To begin, I gave our concept here, “Death,” the ol’ ellipsis for both an ironic and purposeful end. So-to-speak.
Scientifically speaking, we still have only one definition of “Death.” And that’s just it: “DEATH.” Period. “DEATH.” is physical death, when vital signs have faded to nil and all conscious and unconscious activity is undetectable. But we continue to grapple with “DEATH…”, the period surrounding this physical state and continuing beyond it, when death as an experience is explored.
As my physically living body types these words in the accepted year of 2010, we still have no universally accepted, unifying knowledge of death. The Encyclopedia Britannica says this of death:
“[T]he total cessation of life processes that eventually occurs in all living organisms. The state of human death has always been obscured by mystery and superstition, and its precise definition remains controversial, differing according to culture and legal systems.”
I have been careful not to suggest that we have no idea what death is. No assertion could be farther from the truth, as human beings have trillions of ideas about what death is. Death is the separation of the soul from the physical body. Death is the moment that we meet God. Death is the beginning of our journey to heaven. Death is when all the lights go out for good, or for bad. Death is tragic, death is beautiful, death is divine.
Our own secular sources to explain death (as cited above) can not properly suggest even a working knowledge of a definitive “DEATH.” The shrouded body remains forever shrouded in mystery. Just as noteworthy is the repeated medical conundrum of determining the “Cause of death.” Because physical death corresponds to the ending of numerous “life processes,” as we’ve noted above, citing a single “CAUSE” of death is entirely inaccurate.
For the purposes of medicine and our own human need for closure, we have learned to recognize the “CAUSE” of death for a living being to be the proverbial straw atop the camel’s back. A forensic pathologist will cite a deadly contaminant, a piercing bullet, or a traumatic head injury as a cause. A doctor would explain the cause in terms of impaired organ functionality, blood loss, or a brain aneurysm. Whatever the case, we understand that the presence of an illness or the immediate consequence of an accident is what led that person’s body to begin the process of dying. Death is as perilous to define as it is to touch. Without being cognizant of your audience, your very attempt to define it may prove deadly. As Patrick Shen’s film explores, the collision of death-knowledge between people has arguably generated the most physical death of any idea exchange.
If your basic idea of “DEATH” differs from mine, you are putting my eternity at risk. Therefore, I would rather enforce death upon you than accept a possible flaw in the “forever” I have planned for my future existence. The answer to this question is not only unique for each human being, it is also totally intangible, as our awareness of “DEATH” is comprised of a network of ideas, images, dreams, and experiences, both direct and indirect. The proposition that we have learned “Death” also presumes that it escapes our natural instinct, or what can be referred to as intuition. Would we be terrified or even aware of the possibility of “DEATH” But if we imagine our personal construction of “DEATH” as an island, pondering the landscape and surrounding waters enables us We hold nothing intrinsic to prepare us for a demise we know is inevitable but have no way to understand.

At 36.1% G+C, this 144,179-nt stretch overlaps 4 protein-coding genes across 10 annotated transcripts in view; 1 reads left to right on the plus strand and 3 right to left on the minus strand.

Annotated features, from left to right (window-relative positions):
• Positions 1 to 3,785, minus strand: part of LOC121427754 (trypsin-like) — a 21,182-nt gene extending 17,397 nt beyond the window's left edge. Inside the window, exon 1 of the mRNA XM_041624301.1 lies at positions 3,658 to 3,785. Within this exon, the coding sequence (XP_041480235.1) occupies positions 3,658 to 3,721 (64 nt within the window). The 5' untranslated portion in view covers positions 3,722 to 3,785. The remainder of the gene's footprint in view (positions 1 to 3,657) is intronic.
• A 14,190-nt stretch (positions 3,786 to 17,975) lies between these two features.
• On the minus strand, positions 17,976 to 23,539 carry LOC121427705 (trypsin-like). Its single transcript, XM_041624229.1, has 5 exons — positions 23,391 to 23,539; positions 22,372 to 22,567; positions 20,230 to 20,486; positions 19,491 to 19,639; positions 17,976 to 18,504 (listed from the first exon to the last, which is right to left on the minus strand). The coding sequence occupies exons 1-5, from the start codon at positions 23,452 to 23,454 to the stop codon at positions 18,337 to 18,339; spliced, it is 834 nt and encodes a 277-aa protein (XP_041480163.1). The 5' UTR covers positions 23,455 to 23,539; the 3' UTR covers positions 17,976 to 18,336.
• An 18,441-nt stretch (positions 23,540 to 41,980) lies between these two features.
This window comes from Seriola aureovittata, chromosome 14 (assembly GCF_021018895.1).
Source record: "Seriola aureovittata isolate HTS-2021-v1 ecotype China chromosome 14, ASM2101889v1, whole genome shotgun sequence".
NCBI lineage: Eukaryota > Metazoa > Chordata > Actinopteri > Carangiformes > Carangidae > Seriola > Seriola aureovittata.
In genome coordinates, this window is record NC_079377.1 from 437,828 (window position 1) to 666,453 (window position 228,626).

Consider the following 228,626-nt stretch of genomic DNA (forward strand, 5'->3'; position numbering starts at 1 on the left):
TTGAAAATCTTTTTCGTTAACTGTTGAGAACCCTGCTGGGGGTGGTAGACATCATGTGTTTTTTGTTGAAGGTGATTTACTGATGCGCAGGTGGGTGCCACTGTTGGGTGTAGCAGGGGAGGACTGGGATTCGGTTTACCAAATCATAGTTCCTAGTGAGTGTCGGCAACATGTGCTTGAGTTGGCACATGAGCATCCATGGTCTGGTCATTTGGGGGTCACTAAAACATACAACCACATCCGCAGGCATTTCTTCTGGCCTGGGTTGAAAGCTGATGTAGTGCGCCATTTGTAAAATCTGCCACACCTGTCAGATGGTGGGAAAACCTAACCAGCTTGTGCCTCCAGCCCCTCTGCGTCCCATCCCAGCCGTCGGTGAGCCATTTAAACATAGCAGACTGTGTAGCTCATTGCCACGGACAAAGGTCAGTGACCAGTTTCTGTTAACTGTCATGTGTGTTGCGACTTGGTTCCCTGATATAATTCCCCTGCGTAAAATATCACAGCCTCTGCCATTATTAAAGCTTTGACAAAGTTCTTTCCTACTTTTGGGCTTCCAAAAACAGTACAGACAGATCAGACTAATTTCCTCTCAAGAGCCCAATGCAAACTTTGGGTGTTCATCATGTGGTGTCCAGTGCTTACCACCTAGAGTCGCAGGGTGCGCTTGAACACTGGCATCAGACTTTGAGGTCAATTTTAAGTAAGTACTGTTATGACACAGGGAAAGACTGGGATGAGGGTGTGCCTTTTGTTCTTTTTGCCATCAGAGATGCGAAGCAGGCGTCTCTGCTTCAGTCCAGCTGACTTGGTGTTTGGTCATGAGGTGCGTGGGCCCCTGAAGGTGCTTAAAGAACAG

Each religion is its own purveyor of death-knowledge, as wide in range as the rites which enact its unique dogma.
The Judeo-Christian approach of Western society structures death around systems that, pending further discussion, I’ll call “Deeds and Weeds.”
Deeds are acts of goodness, reaffirming our desire to live as upstanding, moral individuals. Weeds are acts that counter or negate goodness, confirming the impossibility of our perfection as human beings in our physical and emotional behavior. Deeds are rewarded with love and salvation, weeds with punishment and damnation (or if not damnation, the necessity of atonement and contrition.)
This duality is incredibly powerful, and yet also incredibly limited in its conception of reality as black and white. In further delving into ourselves, this dual nature that is constantly revisited in our society (i.e. Heaven/Hell, Man/Woman, Right/Wrong, Good/Evil) begins to blur, leaving us open to the exploration of more complex possibilities.